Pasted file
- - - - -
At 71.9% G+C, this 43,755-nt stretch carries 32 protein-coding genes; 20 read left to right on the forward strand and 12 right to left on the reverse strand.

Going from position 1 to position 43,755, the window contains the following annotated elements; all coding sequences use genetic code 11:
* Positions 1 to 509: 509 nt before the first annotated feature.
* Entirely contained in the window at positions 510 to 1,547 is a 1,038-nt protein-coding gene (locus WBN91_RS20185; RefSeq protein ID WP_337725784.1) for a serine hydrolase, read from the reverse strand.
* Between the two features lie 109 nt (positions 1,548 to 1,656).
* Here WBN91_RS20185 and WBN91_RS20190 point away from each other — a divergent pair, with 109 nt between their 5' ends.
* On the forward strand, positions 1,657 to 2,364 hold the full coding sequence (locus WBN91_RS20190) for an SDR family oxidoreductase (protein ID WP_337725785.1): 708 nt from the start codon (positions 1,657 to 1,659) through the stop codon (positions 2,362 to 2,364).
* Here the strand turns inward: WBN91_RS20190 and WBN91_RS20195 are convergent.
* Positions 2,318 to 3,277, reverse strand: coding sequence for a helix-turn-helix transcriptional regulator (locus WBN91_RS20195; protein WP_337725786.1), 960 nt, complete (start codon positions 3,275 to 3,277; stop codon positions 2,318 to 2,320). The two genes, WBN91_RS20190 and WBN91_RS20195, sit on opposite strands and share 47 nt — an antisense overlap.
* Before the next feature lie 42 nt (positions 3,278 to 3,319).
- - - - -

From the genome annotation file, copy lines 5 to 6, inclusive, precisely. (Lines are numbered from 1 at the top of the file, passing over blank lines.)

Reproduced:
* Between the two features lie 109 nt (positions 1,548 to 1,656).
* Here WBN91_RS20185 and WBN91_RS20190 point away from each other — a divergent pair, with 109 nt between their 5' ends.